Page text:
3) Masticatory discomfort

Masticatory discomfort was determined by the answer to the question “Do you currently have difficulty or dis-comfort in chewing food due to oral problems, involving your teeth, dentures, or gums?”. Answers were classified as follows: “No discomfort at all,” “No discomfort,” “Moderate discomfort,” “Discomfort,” and “Severe dis-comfort.”

4) Daily living difficulty related to cognitive decline

Only those who answered “Yes” to the question “Have you experienced more frequent or severe confusion or memory loss in the past year?” were asked to respond to three items of the DLD related to CD.

The three items of the CD-related DLD were (1) diffi-culty in performing daily activities, (2) need for assistance in performing daily activities, and (3) difficulty in social activities.

The detailed descriptions are as follows:

(1) Difficulty in performing daily activities was cate-gorized as “Never=1,” “Rarely=2,” “Sometimes=3,” “Almost always=4,” and “Always=5” in response to the question “How often have you been unable to do your usual household chores (cooking, cleaning, taking medicine, driving, paying utility bills, etc.) due to cognitive decline?”.

(2) Need for assistance in performing daily activities was classified as “Never=1,” “Rarely=2,” “Sometimes=3,” “Almost always=4,” and “Always=5” in response to the question “How often do you need help in your daily life due to cognitive decline?”.

(3) Difficulty in social activities was classified as “Never=1,” “Rarely=2,” “Sometimes=3,” “Almost always= 4,” and “Always=5” in answering to the question “How often during the past year did you have problems with your work, volunteer work, or social activities due to cognitive decline?”.

The three items were summed and scored from 1 to 15 points. Higher scores indicated more severe DLD. For statistical analysis, we used a continuous score (1∼15 points) for DLD, recoded as a dichotomous “Yes (7∼15 points)” or “No (1∼6 points).” In the reliability analysis conducted for the three items on the scale of DLD related to CD, Cronbach’s alpha was 0.909.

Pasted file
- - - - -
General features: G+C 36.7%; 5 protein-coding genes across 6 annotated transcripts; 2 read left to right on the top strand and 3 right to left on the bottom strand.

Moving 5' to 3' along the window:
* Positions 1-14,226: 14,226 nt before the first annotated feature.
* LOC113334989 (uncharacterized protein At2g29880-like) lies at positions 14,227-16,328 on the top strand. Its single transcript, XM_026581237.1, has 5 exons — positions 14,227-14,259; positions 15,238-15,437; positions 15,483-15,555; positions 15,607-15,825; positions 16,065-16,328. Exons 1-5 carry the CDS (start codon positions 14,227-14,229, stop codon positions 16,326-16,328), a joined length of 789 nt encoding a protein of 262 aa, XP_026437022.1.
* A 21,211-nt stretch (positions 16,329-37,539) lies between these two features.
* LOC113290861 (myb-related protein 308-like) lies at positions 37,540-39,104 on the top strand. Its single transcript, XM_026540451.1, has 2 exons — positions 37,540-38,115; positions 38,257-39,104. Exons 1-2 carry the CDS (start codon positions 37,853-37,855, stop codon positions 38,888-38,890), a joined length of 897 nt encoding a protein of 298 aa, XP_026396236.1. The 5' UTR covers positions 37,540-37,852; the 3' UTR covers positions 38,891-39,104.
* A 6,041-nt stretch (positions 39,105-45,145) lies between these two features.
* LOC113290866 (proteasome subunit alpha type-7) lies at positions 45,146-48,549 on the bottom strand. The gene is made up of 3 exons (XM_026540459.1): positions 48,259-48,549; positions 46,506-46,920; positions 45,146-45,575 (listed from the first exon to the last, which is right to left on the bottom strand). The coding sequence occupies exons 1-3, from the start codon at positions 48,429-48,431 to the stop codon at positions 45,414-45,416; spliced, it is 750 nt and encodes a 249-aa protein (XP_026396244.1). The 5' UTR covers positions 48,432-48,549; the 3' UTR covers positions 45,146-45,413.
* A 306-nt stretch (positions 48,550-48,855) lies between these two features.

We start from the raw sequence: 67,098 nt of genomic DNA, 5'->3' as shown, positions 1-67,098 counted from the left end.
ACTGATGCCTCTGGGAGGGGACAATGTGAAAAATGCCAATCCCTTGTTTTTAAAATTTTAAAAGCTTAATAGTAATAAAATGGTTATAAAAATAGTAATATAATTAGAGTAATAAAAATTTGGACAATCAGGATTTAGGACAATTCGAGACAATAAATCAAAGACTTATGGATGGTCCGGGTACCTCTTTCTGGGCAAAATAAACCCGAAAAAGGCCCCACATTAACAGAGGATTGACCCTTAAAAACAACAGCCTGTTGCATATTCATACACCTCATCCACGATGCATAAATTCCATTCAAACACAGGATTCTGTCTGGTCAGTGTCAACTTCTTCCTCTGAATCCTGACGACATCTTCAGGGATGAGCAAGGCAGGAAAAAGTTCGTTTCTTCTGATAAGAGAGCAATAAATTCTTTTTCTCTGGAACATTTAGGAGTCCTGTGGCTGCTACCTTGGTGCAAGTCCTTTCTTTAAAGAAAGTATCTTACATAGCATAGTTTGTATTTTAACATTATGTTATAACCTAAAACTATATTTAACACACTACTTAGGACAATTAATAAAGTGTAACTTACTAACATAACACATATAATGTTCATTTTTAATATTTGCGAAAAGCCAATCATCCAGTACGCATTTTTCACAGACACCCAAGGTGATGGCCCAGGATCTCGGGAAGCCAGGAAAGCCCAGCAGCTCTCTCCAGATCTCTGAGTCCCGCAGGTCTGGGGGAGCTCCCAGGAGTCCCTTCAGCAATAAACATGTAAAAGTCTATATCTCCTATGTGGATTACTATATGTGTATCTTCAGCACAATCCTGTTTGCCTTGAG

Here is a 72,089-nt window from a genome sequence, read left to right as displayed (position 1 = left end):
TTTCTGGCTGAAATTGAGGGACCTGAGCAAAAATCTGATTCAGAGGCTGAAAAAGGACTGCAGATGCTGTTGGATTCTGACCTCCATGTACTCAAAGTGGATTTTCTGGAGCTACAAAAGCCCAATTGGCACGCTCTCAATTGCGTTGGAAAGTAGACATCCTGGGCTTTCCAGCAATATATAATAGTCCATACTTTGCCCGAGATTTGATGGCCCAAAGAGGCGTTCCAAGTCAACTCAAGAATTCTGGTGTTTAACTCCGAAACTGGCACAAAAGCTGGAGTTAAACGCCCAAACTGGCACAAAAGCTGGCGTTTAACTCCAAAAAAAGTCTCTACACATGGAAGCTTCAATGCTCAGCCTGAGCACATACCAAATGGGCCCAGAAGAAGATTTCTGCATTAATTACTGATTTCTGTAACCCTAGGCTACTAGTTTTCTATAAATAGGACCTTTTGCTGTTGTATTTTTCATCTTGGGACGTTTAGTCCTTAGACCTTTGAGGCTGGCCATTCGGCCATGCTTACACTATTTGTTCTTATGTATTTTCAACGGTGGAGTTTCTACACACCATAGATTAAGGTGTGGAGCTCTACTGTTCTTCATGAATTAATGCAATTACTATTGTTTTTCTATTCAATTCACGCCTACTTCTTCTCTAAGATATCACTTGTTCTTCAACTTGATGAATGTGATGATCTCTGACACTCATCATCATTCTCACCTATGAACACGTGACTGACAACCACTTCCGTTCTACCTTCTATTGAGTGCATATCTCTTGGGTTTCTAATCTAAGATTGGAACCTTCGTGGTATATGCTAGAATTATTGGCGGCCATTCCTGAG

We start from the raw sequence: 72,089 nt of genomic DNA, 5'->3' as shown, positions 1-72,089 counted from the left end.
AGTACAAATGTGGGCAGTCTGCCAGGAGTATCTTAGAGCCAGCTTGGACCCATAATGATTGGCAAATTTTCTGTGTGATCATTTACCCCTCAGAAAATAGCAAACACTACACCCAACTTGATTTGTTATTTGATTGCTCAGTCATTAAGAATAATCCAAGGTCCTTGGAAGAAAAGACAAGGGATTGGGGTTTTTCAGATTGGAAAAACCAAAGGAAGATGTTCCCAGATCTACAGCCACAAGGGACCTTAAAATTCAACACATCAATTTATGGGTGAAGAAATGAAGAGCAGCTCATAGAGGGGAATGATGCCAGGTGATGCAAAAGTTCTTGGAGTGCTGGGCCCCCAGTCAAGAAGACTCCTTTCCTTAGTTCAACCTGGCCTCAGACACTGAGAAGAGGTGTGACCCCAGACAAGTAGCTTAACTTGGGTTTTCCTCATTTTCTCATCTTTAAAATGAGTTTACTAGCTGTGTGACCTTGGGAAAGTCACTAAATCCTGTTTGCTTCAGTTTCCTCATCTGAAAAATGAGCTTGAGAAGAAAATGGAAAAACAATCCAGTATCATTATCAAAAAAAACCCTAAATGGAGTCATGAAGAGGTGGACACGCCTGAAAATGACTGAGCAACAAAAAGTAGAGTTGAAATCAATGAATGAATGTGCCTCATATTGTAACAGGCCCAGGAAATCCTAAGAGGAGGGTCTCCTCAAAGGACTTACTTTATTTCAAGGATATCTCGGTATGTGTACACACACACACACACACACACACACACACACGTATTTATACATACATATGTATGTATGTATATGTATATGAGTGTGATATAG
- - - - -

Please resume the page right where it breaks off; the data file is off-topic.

3.Statistical analysis

Since the KCHS data were collected according to a complex sample design by adopting a stratified two-stage cluster sampling approach to draw nationally represen-tative data from Korean adults aged ≥19 years, we conducted all statistical analyses according to a complex sample design procedure by applying stratification varia-bles, cluster variables, and sample weights. The Rao–Scott chi-squared test was performed to investigate the differe-nces in the distribution of CD-related DLD according to the participants’ general characteristics and health-related factors, and a trend test was performed to determine whether the distribution of DLD increased as masticatory discomfort increased. Next, a complex sample logistic regression analysis was performed to determine whether masticatory discomfort increases the risk of CD-related DLD. Model I presented the crude odds ratio (OR) with 95% confidence intervals (CIs). Model II was applied to estimate the adjusted odds ratio (AOR) with 95% CIs after adjusting for general characteristics (gender, age, education level, and economic activity). Model III presented the AOR with 95% CIs after adjusting for all covariates (gender, age group, education level, economic activity, alcohol, smoking, stress level, depressive symptoms, hours of sleep, tooth brushing, diabetes, and hypertension) to examine the true impact of masticatory discomfort on CD-related DLD.